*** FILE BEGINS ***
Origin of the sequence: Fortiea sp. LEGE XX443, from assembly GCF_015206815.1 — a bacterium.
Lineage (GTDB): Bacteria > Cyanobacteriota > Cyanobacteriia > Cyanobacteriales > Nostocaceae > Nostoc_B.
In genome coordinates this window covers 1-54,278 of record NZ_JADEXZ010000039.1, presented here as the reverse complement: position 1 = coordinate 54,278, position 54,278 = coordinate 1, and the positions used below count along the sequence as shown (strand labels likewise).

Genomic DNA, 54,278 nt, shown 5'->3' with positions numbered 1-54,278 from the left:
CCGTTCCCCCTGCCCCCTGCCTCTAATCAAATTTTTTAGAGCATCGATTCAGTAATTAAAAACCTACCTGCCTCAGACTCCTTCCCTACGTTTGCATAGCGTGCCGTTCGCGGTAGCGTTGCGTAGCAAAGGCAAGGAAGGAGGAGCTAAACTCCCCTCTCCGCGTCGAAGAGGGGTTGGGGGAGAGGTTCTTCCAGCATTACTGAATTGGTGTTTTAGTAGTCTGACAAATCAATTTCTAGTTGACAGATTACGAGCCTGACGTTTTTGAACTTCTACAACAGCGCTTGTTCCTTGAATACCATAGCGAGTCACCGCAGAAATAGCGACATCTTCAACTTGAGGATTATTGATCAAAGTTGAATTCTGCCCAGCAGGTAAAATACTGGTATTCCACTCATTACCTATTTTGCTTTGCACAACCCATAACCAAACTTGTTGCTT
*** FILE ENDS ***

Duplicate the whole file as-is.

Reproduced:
Origin of the sequence: Fortiea sp. LEGE XX443, from assembly GCF_015206815.1 — a bacterium.
Lineage (GTDB): Bacteria > Cyanobacteriota > Cyanobacteriia > Cyanobacteriales > Nostocaceae > Nostoc_B.
In genome coordinates this window covers 1-54,278 of record NZ_JADEXZ010000039.1, presented here as the reverse complement: position 1 = coordinate 54,278, position 54,278 = coordinate 1, and the positions used below count along the sequence as shown (strand labels likewise).

Genomic DNA, 54,278 nt, shown 5'->3' with positions numbered 1-54,278 from the left:
CCGTTCCCCCTGCCCCCTGCCTCTAATCAAATTTTTTAGAGCATCGATTCAGTAATTAAAAACCTACCTGCCTCAGACTCCTTCCCTACGTTTGCATAGCGTGCCGTTCGCGGTAGCGTTGCGTAGCAAAGGCAAGGAAGGAGGAGCTAAACTCCCCTCTCCGCGTCGAAGAGGGGTTGGGGGAGAGGTTCTTCCAGCATTACTGAATTGGTGTTTTAGTAGTCTGACAAATCAATTTCTAGTTGACAGATTACGAGCCTGACGTTTTTGAACTTCTACAACAGCGCTTGTTCCTTGAATACCATAGCGAGTCACCGCAGAAATAGCGACATCTTCAACTTGAGGATTATTGATCAAAGTTGAATTCTGCCCAGCAGGTAAAATACTGGTATTCCACTCATTACCTATTTTGCTTTGCACAACCCATAACCAAACTTGTTGCTT